ABOUT THIS BOOK
PUBLICATION DATE: July 1, 2018
Child Actors on the London Stage, circa 1600: Their Education, Recruitment and Theatrical Success
By (author) Julie Ackroyd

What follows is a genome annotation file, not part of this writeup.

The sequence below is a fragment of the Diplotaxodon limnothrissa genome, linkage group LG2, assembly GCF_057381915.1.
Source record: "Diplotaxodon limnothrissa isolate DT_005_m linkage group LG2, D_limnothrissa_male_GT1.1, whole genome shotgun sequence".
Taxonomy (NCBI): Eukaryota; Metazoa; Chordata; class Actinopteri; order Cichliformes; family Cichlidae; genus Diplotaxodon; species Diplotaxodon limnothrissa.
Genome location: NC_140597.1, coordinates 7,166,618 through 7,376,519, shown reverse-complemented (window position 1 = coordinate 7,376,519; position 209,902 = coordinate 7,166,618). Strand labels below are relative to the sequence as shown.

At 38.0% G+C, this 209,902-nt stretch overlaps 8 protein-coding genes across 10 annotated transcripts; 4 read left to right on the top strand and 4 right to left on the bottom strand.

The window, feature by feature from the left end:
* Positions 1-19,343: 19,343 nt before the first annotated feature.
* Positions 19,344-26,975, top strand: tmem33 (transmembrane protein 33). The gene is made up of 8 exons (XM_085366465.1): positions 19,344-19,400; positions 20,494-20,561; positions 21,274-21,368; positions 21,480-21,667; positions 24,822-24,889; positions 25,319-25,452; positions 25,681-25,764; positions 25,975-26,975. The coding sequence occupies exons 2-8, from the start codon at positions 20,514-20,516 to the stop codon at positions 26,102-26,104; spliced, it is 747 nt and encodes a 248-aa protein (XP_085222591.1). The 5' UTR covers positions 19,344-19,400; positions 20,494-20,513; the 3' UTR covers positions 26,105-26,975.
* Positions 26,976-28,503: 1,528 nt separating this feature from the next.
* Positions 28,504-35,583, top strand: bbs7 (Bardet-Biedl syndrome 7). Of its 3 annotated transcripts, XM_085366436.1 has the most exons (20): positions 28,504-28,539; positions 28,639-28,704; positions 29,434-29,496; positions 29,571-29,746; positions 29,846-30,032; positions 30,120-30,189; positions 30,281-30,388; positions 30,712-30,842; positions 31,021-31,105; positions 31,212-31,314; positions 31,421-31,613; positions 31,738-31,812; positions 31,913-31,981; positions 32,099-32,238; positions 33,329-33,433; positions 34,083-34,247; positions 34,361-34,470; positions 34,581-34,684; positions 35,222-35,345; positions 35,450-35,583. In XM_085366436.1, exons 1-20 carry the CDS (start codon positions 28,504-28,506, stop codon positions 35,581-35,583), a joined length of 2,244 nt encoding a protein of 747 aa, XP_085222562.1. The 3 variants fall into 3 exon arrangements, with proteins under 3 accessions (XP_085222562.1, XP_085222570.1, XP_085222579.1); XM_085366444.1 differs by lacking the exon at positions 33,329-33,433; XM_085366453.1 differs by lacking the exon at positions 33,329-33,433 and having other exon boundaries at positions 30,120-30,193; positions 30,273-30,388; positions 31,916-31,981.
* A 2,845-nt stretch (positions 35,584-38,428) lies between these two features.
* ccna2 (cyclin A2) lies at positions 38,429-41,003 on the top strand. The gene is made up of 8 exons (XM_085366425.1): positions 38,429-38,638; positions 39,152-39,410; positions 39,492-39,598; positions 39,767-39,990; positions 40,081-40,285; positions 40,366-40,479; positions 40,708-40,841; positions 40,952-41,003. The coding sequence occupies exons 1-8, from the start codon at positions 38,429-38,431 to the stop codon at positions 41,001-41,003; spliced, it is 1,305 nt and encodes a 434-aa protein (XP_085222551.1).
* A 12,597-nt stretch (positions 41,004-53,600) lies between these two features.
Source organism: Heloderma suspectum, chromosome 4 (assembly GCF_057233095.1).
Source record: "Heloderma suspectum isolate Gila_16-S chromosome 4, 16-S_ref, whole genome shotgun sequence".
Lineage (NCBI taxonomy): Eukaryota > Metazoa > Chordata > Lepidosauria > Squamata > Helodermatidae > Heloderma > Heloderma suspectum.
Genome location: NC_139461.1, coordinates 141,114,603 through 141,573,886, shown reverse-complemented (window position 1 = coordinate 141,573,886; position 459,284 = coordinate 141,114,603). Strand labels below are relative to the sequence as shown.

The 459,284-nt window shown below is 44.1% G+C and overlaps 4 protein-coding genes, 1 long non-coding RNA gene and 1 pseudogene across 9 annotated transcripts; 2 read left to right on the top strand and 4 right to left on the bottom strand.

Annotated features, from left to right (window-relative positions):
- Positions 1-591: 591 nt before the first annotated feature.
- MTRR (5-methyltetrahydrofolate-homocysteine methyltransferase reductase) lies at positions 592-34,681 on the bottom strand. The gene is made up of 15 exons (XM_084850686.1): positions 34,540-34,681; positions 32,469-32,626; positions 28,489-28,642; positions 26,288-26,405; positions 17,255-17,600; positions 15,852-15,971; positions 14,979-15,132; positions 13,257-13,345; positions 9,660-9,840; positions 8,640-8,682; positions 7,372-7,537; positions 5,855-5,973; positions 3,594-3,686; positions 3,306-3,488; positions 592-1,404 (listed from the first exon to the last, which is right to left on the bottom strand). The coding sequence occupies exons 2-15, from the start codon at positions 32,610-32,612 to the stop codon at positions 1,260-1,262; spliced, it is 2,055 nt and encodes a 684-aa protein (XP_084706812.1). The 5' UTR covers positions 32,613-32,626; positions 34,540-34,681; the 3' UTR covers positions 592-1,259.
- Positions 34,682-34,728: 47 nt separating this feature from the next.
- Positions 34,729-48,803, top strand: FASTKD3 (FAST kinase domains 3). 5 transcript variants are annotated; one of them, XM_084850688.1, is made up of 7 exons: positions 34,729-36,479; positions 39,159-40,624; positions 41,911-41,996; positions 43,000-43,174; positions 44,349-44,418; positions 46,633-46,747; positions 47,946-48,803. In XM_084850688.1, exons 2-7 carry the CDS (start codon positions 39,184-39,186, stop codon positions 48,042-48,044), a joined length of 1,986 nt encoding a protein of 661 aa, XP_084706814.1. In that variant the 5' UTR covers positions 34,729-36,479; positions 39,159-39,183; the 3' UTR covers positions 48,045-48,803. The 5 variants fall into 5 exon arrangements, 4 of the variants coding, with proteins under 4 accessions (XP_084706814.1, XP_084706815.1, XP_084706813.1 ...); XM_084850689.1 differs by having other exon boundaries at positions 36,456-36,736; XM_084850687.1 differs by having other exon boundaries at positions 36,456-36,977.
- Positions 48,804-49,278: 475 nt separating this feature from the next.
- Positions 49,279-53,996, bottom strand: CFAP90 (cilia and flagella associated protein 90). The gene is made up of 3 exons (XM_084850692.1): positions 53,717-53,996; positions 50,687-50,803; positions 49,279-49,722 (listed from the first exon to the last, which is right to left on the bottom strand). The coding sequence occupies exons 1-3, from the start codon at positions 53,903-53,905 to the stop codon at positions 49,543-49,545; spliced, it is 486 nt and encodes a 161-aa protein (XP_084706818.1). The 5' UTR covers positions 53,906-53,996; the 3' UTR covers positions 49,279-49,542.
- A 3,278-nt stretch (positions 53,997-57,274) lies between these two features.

A legal document dated 1600, for a Star Chamber case titled Clifton vs. Robinson, details how boys were abducted from London streets and forcibly held in order to train them as actors for the Blackfriars theatre. No adults were seen on-stage in this theatre, which was stocked solely by acting boys, resulting in a satirical and scurrilous method of play presentation. Were the boys specifically targeted for skills they may have possessed which would have been applicable to this type of play presentation? And, was this method of ‘recruitment’ typical or atypical of Elizabethan theatre? Analysis of the background of the boy subjects of the legal case indicate that several had received grammar-school tuition and, as a result, would have possessed skills in oration and rhetoric. Indeed, a significant number of the grammar schools in London provided regular public disputations and theatrical performances which would have made these boys an attractive proposition for inclusion in a theatrical company. The styles of play-texts which the boys performed and their manner of presenting characters helps to assess why child acting companies were commercially viable and popular. Their portrayal of all roles in a performance; young and old, male and female, clearly demonstrated their versatility and skill in mimicry and the adoption of other personas. Therefore the taking of grammar-school boys for re-training as actors was not opportunistic; their abductions were planned. The theatre owners undertook this method of recruitment as they felt that they were immune from prosecution due to holding royal commissions which they used to recruit boys. However, the Clifton vs. Robinson case clearly demonstrates that a determined parent whose child had been taken could challenge this and demand reparation.